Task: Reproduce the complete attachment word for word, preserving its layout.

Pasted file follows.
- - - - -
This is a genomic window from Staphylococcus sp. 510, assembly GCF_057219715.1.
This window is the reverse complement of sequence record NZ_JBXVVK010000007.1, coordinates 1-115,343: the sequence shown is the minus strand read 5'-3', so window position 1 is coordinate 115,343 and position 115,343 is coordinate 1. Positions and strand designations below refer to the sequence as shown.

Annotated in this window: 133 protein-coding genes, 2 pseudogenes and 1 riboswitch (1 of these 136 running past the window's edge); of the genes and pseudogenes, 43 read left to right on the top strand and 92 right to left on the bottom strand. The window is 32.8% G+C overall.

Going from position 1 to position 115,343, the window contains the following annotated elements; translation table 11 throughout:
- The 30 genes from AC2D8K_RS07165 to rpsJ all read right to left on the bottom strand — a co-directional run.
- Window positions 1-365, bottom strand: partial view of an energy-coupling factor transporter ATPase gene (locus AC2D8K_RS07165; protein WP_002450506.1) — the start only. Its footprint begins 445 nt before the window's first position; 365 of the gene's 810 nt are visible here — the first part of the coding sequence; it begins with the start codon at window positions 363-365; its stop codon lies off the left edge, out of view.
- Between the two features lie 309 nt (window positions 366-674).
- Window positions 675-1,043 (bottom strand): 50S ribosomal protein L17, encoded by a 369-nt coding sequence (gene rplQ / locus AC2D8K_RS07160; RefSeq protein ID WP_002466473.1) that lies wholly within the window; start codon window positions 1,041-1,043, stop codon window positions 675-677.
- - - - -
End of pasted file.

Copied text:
This is a genomic window from Staphylococcus sp. 510, assembly GCF_057219715.1.
This window is the reverse complement of sequence record NZ_JBXVVK010000007.1, coordinates 1-115,343: the sequence shown is the minus strand read 5'-3', so window position 1 is coordinate 115,343 and position 115,343 is coordinate 1. Positions and strand designations below refer to the sequence as shown.

Annotated in this window: 133 protein-coding genes, 2 pseudogenes and 1 riboswitch (1 of these 136 running past the window's edge); of the genes and pseudogenes, 43 read left to right on the top strand and 92 right to left on the bottom strand. The window is 32.8% G+C overall.

Going from position 1 to position 115,343, the window contains the following annotated elements; translation table 11 throughout:
- The 30 genes from AC2D8K_RS07165 to rpsJ all read right to left on the bottom strand — a co-directional run.
- Window positions 1-365, bottom strand: partial view of an energy-coupling factor transporter ATPase gene (locus AC2D8K_RS07165; protein WP_002450506.1) — the start only. Its footprint begins 445 nt before the window's first position; 365 of the gene's 810 nt are visible here — the first part of the coding sequence; it begins with the start codon at window positions 363-365; its stop codon lies off the left edge, out of view.
- Between the two features lie 309 nt (window positions 366-674).
- Window positions 675-1,043 (bottom strand): 50S ribosomal protein L17, encoded by a 369-nt coding sequence (gene rplQ / locus AC2D8K_RS07160; RefSeq protein ID WP_002466473.1) that lies wholly within the window; start codon window positions 1,041-1,043, stop codon window positions 675-677.